The aim of the alliance was to introduce new, efficient and accurate tests to small NHS hospitals. It involved setting up an integrated workflow to ensure all individual tests could be performed together on a sample (as opposed to the common practice of batching several different samples that require the same test), without disrupting the work of an already busy diagnostic service. A classification system was also devised, to communicate the information gained from testing to clinicians.
The work of the partnership team resulted in the creation of a panel of predictive and prognostic tests (see Table 1) that aids oncologists in separating the various disease entities that fall under the umbrella of CRC, helping them to choose the most appropriate treatment. Some of the tests are now seeing more widespread use – for example, the 2014 RCPath revision of the minimum dataset for reporting CRC now includes microsatellite instability (1).
Colorectal Cancer Panel – What Tests and Why?
|MSI||Mutation Analysis for EGFR, KRAS, BRAF, NRAS and PI3K||Loss of PTEN||HER-2 Amplification||Loss of CDX-2, Loss of CK20 and Expressionof CK7|
|• Numerous studies have shown that MSI tumors have a better prognosis, do not benefit from 5-FU based adjuvant chemotherapy, and respond well to combination therapy such as anti-VEGF and oxaliplatin (2, 3).||• There are a number of new treatments such as cetuximab, panitumumab, regarofenib, and more which rely on these tests to predict responses (5).||• There is evidence that loss of PTEN may predict a lack of benefit from anti-EGFR therapy in metastatic CRC (7); its prognostic role in CRC is currently debated.||• The Heracles trial has resulted in renewed interest in HER-2 amplification.||• Prognostic factors associated with aggressive clinical behavior.|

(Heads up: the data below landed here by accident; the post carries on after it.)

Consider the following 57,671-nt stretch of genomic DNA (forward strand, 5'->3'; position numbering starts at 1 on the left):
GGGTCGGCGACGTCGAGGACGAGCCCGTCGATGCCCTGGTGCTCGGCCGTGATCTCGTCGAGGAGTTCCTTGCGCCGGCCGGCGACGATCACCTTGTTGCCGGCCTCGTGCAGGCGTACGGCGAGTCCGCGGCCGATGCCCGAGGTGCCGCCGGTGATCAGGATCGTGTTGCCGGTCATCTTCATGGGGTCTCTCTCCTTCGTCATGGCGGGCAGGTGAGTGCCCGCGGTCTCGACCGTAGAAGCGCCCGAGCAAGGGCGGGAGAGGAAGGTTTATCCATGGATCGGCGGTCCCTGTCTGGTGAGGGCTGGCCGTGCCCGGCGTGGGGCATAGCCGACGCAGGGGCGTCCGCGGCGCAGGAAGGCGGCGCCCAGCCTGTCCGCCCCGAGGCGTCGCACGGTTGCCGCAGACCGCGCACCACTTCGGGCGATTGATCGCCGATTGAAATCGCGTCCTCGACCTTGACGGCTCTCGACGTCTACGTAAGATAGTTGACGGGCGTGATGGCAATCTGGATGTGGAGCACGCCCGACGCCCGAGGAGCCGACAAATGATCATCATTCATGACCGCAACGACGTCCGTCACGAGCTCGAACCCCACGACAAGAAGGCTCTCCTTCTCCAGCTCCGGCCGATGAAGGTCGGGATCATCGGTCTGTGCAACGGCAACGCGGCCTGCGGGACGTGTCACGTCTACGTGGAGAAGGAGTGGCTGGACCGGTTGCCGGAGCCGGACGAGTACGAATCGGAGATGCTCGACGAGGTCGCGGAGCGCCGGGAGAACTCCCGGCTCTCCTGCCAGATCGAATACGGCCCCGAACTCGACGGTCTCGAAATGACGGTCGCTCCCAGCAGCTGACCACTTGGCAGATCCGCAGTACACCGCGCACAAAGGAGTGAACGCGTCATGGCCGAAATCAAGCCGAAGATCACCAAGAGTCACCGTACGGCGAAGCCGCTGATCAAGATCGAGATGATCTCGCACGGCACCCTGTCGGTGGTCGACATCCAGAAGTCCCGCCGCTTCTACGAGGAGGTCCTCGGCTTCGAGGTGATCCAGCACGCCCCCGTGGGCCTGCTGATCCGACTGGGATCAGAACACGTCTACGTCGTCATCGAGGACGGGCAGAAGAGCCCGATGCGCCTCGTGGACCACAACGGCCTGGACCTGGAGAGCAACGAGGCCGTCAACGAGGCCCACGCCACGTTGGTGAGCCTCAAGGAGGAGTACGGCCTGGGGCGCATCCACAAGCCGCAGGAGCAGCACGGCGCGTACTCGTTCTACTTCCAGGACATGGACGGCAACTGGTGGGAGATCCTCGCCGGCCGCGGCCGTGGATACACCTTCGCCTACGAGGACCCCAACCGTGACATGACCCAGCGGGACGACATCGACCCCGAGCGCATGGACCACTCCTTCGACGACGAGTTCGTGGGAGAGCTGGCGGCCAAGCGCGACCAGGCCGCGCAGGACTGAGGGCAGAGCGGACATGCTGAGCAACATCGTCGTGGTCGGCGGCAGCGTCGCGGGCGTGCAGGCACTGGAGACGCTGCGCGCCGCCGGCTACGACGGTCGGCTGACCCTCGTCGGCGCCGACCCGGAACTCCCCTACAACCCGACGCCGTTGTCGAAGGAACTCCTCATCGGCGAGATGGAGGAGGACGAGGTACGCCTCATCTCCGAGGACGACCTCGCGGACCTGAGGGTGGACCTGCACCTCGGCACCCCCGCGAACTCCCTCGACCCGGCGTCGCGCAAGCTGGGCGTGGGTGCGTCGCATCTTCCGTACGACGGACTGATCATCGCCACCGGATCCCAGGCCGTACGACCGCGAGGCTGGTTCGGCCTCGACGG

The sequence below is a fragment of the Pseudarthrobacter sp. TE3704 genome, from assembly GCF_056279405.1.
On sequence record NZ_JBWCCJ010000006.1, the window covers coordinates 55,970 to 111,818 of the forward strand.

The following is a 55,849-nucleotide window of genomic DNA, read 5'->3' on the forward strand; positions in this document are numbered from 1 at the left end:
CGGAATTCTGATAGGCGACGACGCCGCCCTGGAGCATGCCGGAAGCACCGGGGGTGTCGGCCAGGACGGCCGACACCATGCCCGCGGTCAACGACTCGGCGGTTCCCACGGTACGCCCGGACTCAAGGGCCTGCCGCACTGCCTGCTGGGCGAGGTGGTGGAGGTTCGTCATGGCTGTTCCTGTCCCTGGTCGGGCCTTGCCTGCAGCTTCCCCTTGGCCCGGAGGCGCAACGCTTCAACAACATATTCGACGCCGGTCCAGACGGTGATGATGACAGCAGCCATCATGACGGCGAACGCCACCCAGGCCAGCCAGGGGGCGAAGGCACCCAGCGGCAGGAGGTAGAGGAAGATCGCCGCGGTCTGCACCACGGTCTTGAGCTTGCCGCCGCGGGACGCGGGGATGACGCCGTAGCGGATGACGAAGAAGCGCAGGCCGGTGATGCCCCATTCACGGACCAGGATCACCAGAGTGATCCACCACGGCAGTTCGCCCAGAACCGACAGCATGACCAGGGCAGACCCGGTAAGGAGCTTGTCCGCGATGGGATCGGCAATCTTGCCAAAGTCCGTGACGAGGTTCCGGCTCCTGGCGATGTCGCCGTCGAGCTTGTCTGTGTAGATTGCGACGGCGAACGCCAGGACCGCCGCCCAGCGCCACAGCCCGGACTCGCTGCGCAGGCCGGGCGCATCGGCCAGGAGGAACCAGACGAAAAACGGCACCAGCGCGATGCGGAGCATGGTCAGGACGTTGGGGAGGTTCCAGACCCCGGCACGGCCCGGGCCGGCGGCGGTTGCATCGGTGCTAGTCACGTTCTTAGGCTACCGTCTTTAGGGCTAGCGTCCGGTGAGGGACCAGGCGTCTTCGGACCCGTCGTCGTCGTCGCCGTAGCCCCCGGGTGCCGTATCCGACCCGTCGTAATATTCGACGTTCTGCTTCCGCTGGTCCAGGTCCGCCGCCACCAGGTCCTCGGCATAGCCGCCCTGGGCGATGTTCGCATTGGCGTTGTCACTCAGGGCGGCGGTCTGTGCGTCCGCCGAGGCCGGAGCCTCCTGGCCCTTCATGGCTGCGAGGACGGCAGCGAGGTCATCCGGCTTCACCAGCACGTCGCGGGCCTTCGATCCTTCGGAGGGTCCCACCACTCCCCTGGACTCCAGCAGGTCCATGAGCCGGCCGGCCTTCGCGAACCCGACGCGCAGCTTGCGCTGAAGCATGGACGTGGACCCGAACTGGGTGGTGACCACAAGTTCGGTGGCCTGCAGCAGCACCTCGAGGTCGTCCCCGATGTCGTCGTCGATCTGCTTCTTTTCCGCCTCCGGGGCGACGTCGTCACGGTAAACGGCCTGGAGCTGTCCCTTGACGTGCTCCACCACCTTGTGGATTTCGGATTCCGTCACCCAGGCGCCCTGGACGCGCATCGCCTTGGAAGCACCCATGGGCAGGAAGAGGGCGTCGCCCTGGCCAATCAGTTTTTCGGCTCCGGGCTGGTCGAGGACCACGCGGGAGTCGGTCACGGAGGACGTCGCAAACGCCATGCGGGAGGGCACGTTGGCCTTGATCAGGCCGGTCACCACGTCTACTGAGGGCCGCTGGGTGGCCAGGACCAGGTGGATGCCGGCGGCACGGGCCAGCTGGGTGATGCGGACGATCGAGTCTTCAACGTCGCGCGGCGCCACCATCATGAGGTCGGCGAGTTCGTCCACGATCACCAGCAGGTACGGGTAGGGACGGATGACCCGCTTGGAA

|• Recent data has also suggested that MSI patients may benefit from the checkpoint inhibitor anti-PDL-1, while MSS patients do not respond to this class of drug (4).||• BRAF in combination with MSI also separates familial from sporadic disease (6).||• Some observed discordances may result from inconsistent analysis and interpretation.||• The study trialed lapatinib and trastuzumab in patients with HER-2 amplified, KRAS wild type metastatic CRC, with tumors that no longer responded to chemotherapy and anti-EGFR therapy, with positive initial results (8).||• CRC patients with simultaneous loss of CDX2 and CK20 expression in tumor tissue constitute a highly aggressive subgroup of MSI CRC patients (9).|
|• PTEN loss has been added to the panel to work towards standardization.|
Christopher Hudson is Director of Tissue Diagnostics UK and Ireland at Roche, the multinational life sciences company that supports the Poundbury Cancer Institute through funding and research collaboration.
Keith Miller is Director and co-founder of CADQAS (Cancer Diagnostic Quality Assurance Services), a not-for-profit community interest company hosted by Poundbury Cancer Institute (PCI), which works to provide information and training to laboratory staff, and to ensure the quality of cancer diagnostics.